Fear, the city and one angry man.
Greenburg (Peaches & Daddy: A Story of the Roaring ’20s, the Birth of Tabloid Media, and the Courtship that Captured the Hearts and Imaginations of the American Public, 2008) relates the gripping and bizarre story of George Metesky, the “Mad Bomber” who, between 1940 and 1957, terrorized New York City with a series of pipe bombs placed in public restrooms, phone booths, theater seats and other public locations. Though his bombs caused no fatalities, 15 citizens sustained injuries, and Metesky’s elusion of the police engendered extreme anxiety in the populace and frustrated and humiliated the NYPD. In a clear, engaging style, Greenburg marshals the complex facts of the decades-long saga and paints a sympathetically three-dimensional portrait of Metesky, a paranoid schizophrenic with a long-held grudge against the Con Edison power company for failure to pay workman’s compensation after he sustained an injury in its employ. The manhunt would have far-reaching impact on police work, as desperate investigators turned to unconventional methods after being stymied in their pursuit; chief among these innovations was the decision to consult with prominent psychiatrist James Brussel in an attempt to infer personal details about the faceless terrorist through a sort of educated guesswork. Brussel’s contributions proved strikingly germane, and “criminal profiling” would become a key component in investigations ever after. Metesky’s legal battles after his capture would also prove influential, his tireless letter-writing campaign eventually leading to reforms in the handling of the criminally insane.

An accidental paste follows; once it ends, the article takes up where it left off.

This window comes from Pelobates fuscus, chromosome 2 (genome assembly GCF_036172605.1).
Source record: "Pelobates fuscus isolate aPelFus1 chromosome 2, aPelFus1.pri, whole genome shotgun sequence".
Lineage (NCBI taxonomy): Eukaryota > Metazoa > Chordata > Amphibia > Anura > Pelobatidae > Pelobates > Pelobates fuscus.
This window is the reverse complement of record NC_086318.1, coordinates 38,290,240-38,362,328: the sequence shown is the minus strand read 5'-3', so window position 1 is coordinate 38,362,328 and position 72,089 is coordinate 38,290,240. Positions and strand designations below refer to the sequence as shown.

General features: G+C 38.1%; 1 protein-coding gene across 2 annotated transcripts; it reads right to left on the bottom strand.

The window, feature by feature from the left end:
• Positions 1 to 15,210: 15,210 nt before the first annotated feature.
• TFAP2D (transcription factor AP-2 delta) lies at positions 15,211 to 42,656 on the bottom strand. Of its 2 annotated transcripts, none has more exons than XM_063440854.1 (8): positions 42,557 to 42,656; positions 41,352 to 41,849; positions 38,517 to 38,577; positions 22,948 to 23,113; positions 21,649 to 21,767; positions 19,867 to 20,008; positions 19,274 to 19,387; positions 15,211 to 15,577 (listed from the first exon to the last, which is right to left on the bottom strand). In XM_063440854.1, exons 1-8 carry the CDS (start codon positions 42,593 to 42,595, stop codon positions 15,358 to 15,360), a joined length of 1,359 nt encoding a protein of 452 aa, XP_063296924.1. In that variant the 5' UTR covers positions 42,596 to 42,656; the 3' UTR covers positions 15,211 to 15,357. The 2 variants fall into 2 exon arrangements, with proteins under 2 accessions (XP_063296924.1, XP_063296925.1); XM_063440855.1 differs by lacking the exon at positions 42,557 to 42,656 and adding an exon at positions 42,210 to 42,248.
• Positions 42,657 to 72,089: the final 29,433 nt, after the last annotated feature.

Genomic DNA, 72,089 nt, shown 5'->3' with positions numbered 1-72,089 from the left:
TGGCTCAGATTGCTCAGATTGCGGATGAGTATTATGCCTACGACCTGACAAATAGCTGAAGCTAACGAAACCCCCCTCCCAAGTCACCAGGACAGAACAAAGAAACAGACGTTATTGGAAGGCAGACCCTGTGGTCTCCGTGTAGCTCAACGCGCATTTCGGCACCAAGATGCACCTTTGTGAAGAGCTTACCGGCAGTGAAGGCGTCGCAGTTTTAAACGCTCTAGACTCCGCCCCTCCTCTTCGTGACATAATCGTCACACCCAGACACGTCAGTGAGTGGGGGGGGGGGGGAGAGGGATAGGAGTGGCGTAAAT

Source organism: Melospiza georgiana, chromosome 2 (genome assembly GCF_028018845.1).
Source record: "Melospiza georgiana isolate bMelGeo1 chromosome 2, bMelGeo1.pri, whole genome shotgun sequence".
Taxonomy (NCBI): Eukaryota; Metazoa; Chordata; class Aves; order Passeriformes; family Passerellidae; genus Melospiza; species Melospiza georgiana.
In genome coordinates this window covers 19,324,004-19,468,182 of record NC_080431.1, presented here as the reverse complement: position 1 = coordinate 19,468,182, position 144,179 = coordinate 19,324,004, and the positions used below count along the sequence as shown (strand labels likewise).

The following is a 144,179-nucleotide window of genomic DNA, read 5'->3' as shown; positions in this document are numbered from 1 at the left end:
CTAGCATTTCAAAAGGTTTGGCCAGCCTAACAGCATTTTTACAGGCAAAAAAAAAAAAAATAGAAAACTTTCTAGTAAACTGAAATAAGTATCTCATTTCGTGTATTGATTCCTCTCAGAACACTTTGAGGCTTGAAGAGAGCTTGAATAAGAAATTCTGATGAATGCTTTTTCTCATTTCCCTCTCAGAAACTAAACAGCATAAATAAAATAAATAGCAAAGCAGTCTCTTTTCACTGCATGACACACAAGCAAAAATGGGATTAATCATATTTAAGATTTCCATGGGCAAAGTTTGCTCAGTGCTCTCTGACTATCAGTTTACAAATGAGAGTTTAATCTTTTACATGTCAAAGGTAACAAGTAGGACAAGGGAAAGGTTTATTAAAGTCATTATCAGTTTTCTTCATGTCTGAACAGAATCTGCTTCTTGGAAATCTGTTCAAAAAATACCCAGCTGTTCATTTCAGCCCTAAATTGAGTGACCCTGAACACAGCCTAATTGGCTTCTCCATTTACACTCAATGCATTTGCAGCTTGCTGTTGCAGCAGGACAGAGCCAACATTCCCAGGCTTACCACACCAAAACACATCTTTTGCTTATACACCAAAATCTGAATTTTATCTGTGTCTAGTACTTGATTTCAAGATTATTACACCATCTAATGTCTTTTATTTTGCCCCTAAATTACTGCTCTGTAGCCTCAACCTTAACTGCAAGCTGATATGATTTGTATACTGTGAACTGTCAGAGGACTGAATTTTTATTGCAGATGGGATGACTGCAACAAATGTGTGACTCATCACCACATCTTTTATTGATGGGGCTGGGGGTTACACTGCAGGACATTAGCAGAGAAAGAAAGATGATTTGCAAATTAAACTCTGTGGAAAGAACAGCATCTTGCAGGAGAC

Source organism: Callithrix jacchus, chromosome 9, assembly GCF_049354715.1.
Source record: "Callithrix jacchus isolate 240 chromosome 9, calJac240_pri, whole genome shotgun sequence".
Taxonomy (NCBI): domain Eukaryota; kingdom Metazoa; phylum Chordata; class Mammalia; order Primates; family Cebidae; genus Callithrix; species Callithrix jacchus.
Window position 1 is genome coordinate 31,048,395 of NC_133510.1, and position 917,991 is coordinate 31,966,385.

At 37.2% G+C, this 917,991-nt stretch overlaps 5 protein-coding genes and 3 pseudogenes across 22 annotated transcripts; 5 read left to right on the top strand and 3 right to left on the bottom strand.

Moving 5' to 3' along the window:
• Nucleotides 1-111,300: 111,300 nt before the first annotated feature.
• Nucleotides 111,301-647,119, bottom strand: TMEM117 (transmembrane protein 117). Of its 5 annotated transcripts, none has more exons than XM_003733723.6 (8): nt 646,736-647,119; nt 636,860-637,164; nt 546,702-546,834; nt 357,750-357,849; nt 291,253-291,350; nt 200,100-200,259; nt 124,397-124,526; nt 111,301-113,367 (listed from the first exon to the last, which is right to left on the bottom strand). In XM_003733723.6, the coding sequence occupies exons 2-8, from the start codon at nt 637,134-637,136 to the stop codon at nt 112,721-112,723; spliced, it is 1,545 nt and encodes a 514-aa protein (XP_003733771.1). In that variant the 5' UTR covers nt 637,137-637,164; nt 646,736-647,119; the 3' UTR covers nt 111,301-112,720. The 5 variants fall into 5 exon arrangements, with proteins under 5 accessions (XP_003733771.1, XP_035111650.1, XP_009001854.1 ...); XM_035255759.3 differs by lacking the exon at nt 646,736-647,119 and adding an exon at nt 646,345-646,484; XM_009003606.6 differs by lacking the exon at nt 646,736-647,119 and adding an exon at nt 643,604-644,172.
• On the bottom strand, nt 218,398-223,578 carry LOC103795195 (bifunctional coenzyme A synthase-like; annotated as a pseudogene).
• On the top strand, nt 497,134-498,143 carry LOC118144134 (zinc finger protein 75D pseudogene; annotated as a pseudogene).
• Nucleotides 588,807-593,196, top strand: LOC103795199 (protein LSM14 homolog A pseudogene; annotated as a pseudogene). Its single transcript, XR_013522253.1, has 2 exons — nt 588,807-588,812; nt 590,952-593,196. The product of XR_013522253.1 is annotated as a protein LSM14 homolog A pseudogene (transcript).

A compelling account of a dangerously angry man and the investigation that helped to revolutionize modern police work.